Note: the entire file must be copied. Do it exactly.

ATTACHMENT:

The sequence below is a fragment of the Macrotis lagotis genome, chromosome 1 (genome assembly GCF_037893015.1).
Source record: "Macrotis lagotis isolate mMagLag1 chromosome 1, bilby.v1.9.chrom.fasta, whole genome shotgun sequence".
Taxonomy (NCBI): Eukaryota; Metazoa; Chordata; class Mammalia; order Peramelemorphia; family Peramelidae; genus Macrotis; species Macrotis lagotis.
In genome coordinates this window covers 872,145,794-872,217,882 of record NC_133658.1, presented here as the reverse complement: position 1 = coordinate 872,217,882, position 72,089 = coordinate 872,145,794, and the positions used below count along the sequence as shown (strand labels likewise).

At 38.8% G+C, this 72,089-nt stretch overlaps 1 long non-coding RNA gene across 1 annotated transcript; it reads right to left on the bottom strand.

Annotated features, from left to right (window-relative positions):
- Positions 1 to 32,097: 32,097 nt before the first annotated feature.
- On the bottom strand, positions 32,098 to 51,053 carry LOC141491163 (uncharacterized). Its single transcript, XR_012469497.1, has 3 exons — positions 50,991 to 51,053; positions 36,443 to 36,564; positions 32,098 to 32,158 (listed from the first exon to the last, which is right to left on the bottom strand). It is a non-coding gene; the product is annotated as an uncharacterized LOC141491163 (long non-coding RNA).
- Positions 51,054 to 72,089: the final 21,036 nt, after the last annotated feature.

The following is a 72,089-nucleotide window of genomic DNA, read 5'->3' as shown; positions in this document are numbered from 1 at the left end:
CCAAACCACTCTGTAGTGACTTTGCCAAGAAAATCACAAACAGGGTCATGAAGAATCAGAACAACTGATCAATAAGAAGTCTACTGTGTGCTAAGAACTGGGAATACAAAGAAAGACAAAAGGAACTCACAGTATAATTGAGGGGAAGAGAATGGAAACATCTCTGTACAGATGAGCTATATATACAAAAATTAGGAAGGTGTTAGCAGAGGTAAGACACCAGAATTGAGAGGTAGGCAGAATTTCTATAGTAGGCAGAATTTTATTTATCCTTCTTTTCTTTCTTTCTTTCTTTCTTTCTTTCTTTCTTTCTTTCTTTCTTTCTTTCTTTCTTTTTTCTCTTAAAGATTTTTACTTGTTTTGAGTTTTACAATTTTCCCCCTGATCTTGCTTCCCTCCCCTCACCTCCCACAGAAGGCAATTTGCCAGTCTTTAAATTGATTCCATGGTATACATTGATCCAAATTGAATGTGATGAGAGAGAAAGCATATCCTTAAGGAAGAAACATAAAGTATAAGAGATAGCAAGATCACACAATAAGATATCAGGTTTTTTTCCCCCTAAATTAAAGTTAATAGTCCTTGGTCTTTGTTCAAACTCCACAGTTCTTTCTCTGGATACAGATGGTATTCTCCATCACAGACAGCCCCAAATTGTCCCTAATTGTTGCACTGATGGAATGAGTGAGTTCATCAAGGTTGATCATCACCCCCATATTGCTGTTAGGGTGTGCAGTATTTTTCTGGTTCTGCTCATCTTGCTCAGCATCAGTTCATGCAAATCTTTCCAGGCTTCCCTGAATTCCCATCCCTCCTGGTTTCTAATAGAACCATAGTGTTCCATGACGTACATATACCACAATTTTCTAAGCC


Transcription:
The sequence below is a fragment of the Macrotis lagotis genome, chromosome 1 (genome assembly GCF_037893015.1).
Source record: "Macrotis lagotis isolate mMagLag1 chromosome 1, bilby.v1.9.chrom.fasta, whole genome shotgun sequence".
Taxonomy (NCBI): Eukaryota; Metazoa; Chordata; class Mammalia; order Peramelemorphia; family Peramelidae; genus Macrotis; species Macrotis lagotis.
In genome coordinates this window covers 872,145,794-872,217,882 of record NC_133658.1, presented here as the reverse complement: position 1 = coordinate 872,217,882, position 72,089 = coordinate 872,145,794, and the positions used below count along the sequence as shown (strand labels likewise).

At 38.8% G+C, this 72,089-nt stretch overlaps 1 long non-coding RNA gene across 1 annotated transcript; it reads right to left on the bottom strand.

Annotated features, from left to right (window-relative positions):
- Positions 1 to 32,097: 32,097 nt before the first annotated feature.
- On the bottom strand, positions 32,098 to 51,053 carry LOC141491163 (uncharacterized). Its single transcript, XR_012469497.1, has 3 exons — positions 50,991 to 51,053; positions 36,443 to 36,564; positions 32,098 to 32,158 (listed from the first exon to the last, which is right to left on the bottom strand). It is a non-coding gene; the product is annotated as an uncharacterized LOC141491163 (long non-coding RNA).
- Positions 51,054 to 72,089: the final 21,036 nt, after the last annotated feature.

The following is a 72,089-nucleotide window of genomic DNA, read 5'->3' as shown; positions in this document are numbered from 1 at the left end:
CCAAACCACTCTGTAGTGACTTTGCCAAGAAAATCACAAACAGGGTCATGAAGAATCAGAACAACTGATCAATAAGAAGTCTACTGTGTGCTAAGAACTGGGAATACAAAGAAAGACAAAAGGAACTCACAGTATAATTGAGGGGAAGAGAATGGAAACATCTCTGTACAGATGAGCTATATATACAAAAATTAGGAAGGTGTTAGCAGAGGTAAGACACCAGAATTGAGAGGTAGGCAGAATTTCTATAGTAGGCAGAATTTTATTTATCCTTCTTTTCTTTCTTTCTTTCTTTCTTTCTTTCTTTCTTTCTTTCTTTCTTTCTTTCTTTCTTTTTTCTCTTAAAGATTTTTACTTGTTTTGAGTTTTACAATTTTCCCCCTGATCTTGCTTCCCTCCCCTCACCTCCCACAGAAGGCAATTTGCCAGTCTTTAAATTGATTCCATGGTATACATTGATCCAAATTGAATGTGATGAGAGAGAAAGCATATCCTTAAGGAAGAAACATAAAGTATAAGAGATAGCAAGATCACACAATAAGATATCAGGTTTTTTTCCCCCTAAATTAAAGTTAATAGTCCTTGGTCTTTGTTCAAACTCCACAGTTCTTTCTCTGGATACAGATGGTATTCTCCATCACAGACAGCCCCAAATTGTCCCTAATTGTTGCACTGATGGAATGAGTGAGTTCATCAAGGTTGATCATCACCCCCATATTGCTGTTAGGGTGTGCAGTATTTTTCTGGTTCTGCTCATCTTGCTCAGCATCAGTTCATGCAAATCTTTCCAGGCTTCCCTGAATTCCCATCCCTCCTGGTTTCTAATAGAACCATAGTGTTCCATGACGTACATATACCACAATTTTCTAAGCC